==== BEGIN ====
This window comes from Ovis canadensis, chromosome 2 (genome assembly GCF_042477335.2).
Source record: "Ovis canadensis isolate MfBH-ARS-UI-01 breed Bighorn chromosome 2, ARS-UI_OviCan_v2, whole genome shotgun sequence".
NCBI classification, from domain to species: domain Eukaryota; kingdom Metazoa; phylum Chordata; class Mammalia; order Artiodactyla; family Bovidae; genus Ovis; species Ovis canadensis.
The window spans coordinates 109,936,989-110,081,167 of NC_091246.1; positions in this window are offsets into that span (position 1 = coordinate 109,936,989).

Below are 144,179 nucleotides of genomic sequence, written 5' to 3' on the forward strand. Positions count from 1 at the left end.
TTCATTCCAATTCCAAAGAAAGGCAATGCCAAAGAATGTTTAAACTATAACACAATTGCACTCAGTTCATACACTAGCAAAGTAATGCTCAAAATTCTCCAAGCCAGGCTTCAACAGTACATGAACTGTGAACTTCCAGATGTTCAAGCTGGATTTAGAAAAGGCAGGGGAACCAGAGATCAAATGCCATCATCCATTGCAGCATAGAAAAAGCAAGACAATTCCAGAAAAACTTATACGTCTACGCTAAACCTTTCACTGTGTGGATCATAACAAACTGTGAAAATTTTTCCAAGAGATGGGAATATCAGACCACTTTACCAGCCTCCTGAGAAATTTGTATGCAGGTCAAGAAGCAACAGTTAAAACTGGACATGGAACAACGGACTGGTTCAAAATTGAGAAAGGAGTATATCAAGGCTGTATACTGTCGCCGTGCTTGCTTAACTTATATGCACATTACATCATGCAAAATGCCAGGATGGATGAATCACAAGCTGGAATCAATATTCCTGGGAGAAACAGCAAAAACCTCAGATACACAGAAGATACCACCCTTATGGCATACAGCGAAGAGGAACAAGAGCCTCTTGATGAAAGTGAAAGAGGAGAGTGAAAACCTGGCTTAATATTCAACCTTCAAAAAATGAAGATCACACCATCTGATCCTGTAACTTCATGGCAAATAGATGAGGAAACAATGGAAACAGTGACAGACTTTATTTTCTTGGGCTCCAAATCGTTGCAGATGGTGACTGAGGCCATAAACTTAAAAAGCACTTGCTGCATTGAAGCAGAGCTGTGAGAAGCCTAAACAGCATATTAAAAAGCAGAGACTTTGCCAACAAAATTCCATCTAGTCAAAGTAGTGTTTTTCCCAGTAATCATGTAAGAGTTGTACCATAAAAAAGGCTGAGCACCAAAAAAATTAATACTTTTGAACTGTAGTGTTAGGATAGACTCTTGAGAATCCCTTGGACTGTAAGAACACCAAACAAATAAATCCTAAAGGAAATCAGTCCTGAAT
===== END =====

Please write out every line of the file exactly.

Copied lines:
This window comes from Ovis canadensis, chromosome 2 (genome assembly GCF_042477335.2).
Source record: "Ovis canadensis isolate MfBH-ARS-UI-01 breed Bighorn chromosome 2, ARS-UI_OviCan_v2, whole genome shotgun sequence".
NCBI classification, from domain to species: domain Eukaryota; kingdom Metazoa; phylum Chordata; class Mammalia; order Artiodactyla; family Bovidae; genus Ovis; species Ovis canadensis.
The window spans coordinates 109,936,989-110,081,167 of NC_091246.1; positions in this window are offsets into that span (position 1 = coordinate 109,936,989).

Below are 144,179 nucleotides of genomic sequence, written 5' to 3' on the forward strand. Positions count from 1 at the left end.
TTCATTCCAATTCCAAAGAAAGGCAATGCCAAAGAATGTTTAAACTATAACACAATTGCACTCAGTTCATACACTAGCAAAGTAATGCTCAAAATTCTCCAAGCCAGGCTTCAACAGTACATGAACTGTGAACTTCCAGATGTTCAAGCTGGATTTAGAAAAGGCAGGGGAACCAGAGATCAAATGCCATCATCCATTGCAGCATAGAAAAAGCAAGACAATTCCAGAAAAACTTATACGTCTACGCTAAACCTTTCACTGTGTGGATCATAACAAACTGTGAAAATTTTTCCAAGAGATGGGAATATCAGACCACTTTACCAGCCTCCTGAGAAATTTGTATGCAGGTCAAGAAGCAACAGTTAAAACTGGACATGGAACAACGGACTGGTTCAAAATTGAGAAAGGAGTATATCAAGGCTGTATACTGTCGCCGTGCTTGCTTAACTTATATGCACATTACATCATGCAAAATGCCAGGATGGATGAATCACAAGCTGGAATCAATATTCCTGGGAGAAACAGCAAAAACCTCAGATACACAGAAGATACCACCCTTATGGCATACAGCGAAGAGGAACAAGAGCCTCTTGATGAAAGTGAAAGAGGAGAGTGAAAACCTGGCTTAATATTCAACCTTCAAAAAATGAAGATCACACCATCTGATCCTGTAACTTCATGGCAAATAGATGAGGAAACAATGGAAACAGTGACAGACTTTATTTTCTTGGGCTCCAAATCGTTGCAGATGGTGACTGAGGCCATAAACTTAAAAAGCACTTGCTGCATTGAAGCAGAGCTGTGAGAAGCCTAAACAGCATATTAAAAAGCAGAGACTTTGCCAACAAAATTCCATCTAGTCAAAGTAGTGTTTTTCCCAGTAATCATGTAAGAGTTGTACCATAAAAAAGGCTGAGCACCAAAAAAATTAATACTTTTGAACTGTAGTGTTAGGATAGACTCTTGAGAATCCCTTGGACTGTAAGAACACCAAACAAATAAATCCTAAAGGAAATCAGTCCTGAAT